A retired Roman Catholic priest convicted of abusing dozens of girls throughout southwestern Ontario has died, the Crown attorney who prosecuted him told CBC News.

Charles Sylvestre, of Belle River, Ont., was just three months into a three-year prison term in Kingston when he died in the prison hospital late Monday, Paul Bailey said Tuesday.

The cause of death was not immediately known, but he had been suffering from dementia.

Sylvestre, 84, pleaded guilty in August to indecently assaulting 47 girls between 1954 and 1986. His victims were between seven and 15 at the time of the abuse.

Support workers to help victims cope with news

Bailey said he is putting together a team of support workers to help victims cope with the news of the priest's death.

"The problem is that although it's not rational to think this way, some of the survivors may feel responsible," he told CBC News.

"Those real feelings need to be dealt with and supported, and we need to discuss the entire episode so they don't feel responsible."

Officials with the Roman Catholic Diocese of London, Ont., said in a written statement that Bishop Ronald Fabbro has directed all parishes to offer special prayers for Sylvestre's victims and their families. He has also asked for prayers for Sylvestre's family.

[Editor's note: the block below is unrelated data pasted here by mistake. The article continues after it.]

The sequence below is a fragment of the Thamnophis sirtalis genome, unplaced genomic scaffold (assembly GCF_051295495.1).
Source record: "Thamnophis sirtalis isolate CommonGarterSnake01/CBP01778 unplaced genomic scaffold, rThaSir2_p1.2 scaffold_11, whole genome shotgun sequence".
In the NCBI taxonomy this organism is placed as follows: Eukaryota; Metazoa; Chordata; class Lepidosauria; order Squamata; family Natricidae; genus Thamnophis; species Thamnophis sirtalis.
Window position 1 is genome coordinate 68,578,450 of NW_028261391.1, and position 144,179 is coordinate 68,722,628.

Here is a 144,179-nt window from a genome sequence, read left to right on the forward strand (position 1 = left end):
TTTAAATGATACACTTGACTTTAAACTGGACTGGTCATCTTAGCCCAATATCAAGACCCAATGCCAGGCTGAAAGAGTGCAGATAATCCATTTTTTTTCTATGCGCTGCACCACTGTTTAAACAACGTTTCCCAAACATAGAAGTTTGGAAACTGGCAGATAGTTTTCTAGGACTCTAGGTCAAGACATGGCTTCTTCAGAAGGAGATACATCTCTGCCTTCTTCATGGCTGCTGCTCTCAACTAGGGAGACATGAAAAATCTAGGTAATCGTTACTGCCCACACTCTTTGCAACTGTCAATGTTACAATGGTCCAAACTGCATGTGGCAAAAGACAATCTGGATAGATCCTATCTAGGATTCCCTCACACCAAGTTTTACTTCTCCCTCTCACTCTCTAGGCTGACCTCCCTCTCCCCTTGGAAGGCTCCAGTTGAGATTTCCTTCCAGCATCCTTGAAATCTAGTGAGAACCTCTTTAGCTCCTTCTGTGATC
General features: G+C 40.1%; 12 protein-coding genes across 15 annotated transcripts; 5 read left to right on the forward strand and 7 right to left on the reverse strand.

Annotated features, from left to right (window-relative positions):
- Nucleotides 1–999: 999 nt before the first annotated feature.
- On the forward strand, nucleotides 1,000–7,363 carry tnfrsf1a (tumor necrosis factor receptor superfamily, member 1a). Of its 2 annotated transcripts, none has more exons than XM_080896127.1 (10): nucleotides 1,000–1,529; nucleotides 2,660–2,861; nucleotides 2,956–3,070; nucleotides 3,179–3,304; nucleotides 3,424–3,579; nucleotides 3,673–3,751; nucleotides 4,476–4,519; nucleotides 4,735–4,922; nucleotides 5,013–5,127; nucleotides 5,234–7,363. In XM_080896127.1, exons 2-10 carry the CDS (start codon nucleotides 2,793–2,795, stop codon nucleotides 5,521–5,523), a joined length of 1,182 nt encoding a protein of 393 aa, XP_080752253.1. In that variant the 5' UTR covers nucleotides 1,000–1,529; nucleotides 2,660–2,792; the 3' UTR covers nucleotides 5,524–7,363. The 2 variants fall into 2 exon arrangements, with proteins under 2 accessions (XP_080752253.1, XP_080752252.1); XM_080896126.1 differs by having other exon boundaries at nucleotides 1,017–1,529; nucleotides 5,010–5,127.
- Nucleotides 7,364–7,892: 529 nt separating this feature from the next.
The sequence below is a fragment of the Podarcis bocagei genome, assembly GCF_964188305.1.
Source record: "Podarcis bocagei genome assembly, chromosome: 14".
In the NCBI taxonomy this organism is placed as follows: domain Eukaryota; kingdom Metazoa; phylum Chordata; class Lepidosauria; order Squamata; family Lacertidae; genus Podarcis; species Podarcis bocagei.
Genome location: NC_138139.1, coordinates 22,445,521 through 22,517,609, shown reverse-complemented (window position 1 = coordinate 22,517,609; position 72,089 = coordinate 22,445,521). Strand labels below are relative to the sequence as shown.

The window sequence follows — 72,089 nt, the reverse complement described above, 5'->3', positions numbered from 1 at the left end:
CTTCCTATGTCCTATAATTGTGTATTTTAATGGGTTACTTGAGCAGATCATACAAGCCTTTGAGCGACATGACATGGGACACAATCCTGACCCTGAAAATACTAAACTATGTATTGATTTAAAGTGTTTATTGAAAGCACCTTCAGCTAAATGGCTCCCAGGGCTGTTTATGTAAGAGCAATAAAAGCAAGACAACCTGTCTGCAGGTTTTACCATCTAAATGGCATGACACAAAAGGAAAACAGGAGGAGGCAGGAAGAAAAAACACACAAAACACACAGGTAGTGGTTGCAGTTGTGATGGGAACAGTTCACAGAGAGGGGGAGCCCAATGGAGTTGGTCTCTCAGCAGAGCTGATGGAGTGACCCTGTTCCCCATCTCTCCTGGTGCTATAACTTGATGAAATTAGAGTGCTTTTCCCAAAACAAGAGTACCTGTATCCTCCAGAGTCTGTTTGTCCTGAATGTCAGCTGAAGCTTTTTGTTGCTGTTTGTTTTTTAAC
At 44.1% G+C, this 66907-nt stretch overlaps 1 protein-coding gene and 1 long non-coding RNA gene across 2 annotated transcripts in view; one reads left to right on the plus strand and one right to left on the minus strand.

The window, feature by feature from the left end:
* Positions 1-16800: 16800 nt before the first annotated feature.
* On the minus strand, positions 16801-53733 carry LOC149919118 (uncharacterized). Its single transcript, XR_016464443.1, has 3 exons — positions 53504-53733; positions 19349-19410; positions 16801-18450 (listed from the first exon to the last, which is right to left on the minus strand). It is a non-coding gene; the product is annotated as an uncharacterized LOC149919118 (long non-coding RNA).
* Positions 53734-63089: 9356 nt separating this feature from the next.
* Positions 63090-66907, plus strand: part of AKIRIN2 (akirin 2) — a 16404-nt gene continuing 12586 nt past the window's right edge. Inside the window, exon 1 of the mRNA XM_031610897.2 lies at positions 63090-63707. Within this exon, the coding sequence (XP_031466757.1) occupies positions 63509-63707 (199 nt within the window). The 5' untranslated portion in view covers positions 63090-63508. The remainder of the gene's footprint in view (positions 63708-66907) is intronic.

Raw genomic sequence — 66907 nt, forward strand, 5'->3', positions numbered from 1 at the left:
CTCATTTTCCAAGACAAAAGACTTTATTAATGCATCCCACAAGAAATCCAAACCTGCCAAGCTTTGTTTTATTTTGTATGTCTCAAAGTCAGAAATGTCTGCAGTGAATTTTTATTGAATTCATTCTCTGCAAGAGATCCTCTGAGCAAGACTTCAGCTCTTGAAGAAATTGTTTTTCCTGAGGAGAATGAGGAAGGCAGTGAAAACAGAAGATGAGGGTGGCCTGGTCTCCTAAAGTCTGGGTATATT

"We continue to feel grief and shock at the revelations of his actions, and we say again that we deplore all instances of sexual abuse and sexual impropriety, especially by clergy or anyone in the Church's employ, towards minors," reads the statement.

The incidents took place in parishes throughout southwestern Ontario, including Windsor, London, Sarnia, Chatham-Kent and Pain Court.

Charges against Sylvestre included indecent assault, sexual assault and sexual intercourse with a female under 14.

After Sylvestre's guilty plea, the head of the Roman Catholic diocese of London issued a formal apology to Sylvestre's victims for failing to protect them.

Reports dating back to 1962 found in filing cabinet

Last month, police reports relating to sexual abuse by Sylvestre dating back to 1962 were found in a London diocese filing cabinet, even though it had been believed reports of his abuse were first made in 1989.

In the documents were transcribed interviews with three girls who told police how Sylvestre had touched them and exposed himself.

The diocese said the reports were not in Sylvestre's personnel file, but rather in the back of a cabinet full of accounting files.

Bishop Fabbro said last month that his counterpart in 1962 would have been told about the police reports. He said he went public with the information about the documents because he is committed to being transparent and to helping victims heal.